Photo: Joey Kennedy

[dropcap]B[/dropcap]ut not everyone sees this approach as addressing the “scale” issue. Education researcher and economist Greg Duncan worries that this approach lacks one key ingredient.

This approach, he wrote in an email, “really makes a case that program development would profit from the involvement of many actors, and might play out over quite a period of time as new circles of actors try it out and add to or modify it in important ways.”

But going to scale is more than just a group of local actors taking a core idea, modifying it to their particular context and in light of their own ideas. Somewhere in the process it has to be tested to see if the elements actually work. “We have no idea if program modifications make the program more or less effective, or perhaps ineffective, until we evaluate that version against a counterfactual,” he said.

“The best sequence, it seems to me, is to go through a highly iterative cycle of development, arrive at a version of a program that is most likely to succeed across contexts, and then test it in a number of those contexts. It may be the case that the program impacts are context specific, in which case the development and testing of a program is a tedious process indeed. But it could also be the case, as is hoped with the Common Core Curriculum, or Success for All, that one size does fit all and that fidelity to the program is the key to success.”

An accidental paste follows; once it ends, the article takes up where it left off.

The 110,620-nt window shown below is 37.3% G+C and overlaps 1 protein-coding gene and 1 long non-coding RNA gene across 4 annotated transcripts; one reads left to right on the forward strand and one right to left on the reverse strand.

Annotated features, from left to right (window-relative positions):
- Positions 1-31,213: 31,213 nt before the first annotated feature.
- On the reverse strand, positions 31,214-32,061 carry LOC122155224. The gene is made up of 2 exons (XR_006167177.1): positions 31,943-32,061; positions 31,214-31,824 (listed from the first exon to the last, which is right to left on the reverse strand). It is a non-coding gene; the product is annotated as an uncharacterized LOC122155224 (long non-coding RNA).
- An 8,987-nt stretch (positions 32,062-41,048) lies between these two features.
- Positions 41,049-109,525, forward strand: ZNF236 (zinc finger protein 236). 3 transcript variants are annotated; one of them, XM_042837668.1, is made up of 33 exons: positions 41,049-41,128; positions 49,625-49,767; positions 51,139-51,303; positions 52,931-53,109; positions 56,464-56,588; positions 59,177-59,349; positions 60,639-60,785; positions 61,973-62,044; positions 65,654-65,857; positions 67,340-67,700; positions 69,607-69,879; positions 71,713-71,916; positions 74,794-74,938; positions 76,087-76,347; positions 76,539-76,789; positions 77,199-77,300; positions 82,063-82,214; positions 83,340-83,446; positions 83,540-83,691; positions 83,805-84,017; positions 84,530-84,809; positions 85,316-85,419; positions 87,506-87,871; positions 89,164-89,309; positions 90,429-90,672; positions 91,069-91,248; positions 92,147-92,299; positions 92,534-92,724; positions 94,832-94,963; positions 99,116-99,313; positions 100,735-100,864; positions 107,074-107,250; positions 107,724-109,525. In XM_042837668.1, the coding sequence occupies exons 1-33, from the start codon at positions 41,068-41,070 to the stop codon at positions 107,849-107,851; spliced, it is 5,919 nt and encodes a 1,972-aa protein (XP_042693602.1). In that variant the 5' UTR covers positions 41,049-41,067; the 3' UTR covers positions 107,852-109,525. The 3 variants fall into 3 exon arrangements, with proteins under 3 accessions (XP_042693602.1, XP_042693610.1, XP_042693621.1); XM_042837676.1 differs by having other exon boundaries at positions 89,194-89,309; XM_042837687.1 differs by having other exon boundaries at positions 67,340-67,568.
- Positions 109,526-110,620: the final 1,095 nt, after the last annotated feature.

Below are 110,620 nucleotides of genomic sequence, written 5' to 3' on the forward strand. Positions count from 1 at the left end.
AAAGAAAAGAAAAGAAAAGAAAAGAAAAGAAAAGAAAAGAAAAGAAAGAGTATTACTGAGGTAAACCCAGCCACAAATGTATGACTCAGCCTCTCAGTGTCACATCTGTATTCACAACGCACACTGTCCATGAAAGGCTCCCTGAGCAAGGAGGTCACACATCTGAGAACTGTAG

Maybe it’s simply a matter of terminology. Gregg Behr, executive director of the Grable Foundation, said he doesn’t even like to use the word “scale.”

“That implies we’re trying to replicate franchises or follow a recipe perfectly,” he said. “I’m more interested in the idea of ‘spread.’”

“Scale shouldn’t mean ‘every single McDonald’s in every single city needs to be exactly the same,’” Behr said. “It makes more sense to say, ‘Here’s an idea that was implemented based on evidence and has had some promising outcomes; then you replicate the idea in communities across the country in ways that make sense for your area.’”

Teaching is one part pedagogy and two parts alchemy. We’ve all been in a classroom where that magic happened, and we’ve been in classrooms where it didn’t.  Is it even possible to bottle that alchemy, and will it hold its magic for every child? Perhaps it’s an impossible goal. Perhaps it’s better instead to create a wide variety of opportunities for learning in different settings, just as they’re doing in Pittsburgh.


The editorial team at HiredPen contributed to this story.

Published May 28, 2013